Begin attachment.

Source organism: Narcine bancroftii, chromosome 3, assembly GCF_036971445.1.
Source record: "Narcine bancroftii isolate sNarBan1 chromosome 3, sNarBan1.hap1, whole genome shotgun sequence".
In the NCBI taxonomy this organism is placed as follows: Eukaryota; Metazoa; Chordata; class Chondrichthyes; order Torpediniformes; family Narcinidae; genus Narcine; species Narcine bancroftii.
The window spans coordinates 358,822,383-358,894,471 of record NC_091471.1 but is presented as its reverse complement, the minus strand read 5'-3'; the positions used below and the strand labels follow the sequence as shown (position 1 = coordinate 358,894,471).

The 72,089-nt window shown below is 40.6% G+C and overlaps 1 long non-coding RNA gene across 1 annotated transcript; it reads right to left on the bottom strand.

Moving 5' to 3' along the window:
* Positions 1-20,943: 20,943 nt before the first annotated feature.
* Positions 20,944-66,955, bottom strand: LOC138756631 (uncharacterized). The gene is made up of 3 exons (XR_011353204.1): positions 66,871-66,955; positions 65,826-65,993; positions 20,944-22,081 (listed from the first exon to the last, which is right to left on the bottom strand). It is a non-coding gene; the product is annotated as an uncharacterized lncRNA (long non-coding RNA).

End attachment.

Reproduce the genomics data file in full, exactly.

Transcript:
Source organism: Narcine bancroftii, chromosome 3, assembly GCF_036971445.1.
Source record: "Narcine bancroftii isolate sNarBan1 chromosome 3, sNarBan1.hap1, whole genome shotgun sequence".
In the NCBI taxonomy this organism is placed as follows: Eukaryota; Metazoa; Chordata; class Chondrichthyes; order Torpediniformes; family Narcinidae; genus Narcine; species Narcine bancroftii.
The window spans coordinates 358,822,383-358,894,471 of record NC_091471.1 but is presented as its reverse complement, the minus strand read 5'-3'; the positions used below and the strand labels follow the sequence as shown (position 1 = coordinate 358,894,471).

The 72,089-nt window shown below is 40.6% G+C and overlaps 1 long non-coding RNA gene across 1 annotated transcript; it reads right to left on the bottom strand.

Moving 5' to 3' along the window:
* Positions 1-20,943: 20,943 nt before the first annotated feature.
* Positions 20,944-66,955, bottom strand: LOC138756631 (uncharacterized). The gene is made up of 3 exons (XR_011353204.1): positions 66,871-66,955; positions 65,826-65,993; positions 20,944-22,081 (listed from the first exon to the last, which is right to left on the bottom strand). It is a non-coding gene; the product is annotated as an uncharacterized lncRNA (long non-coding RNA).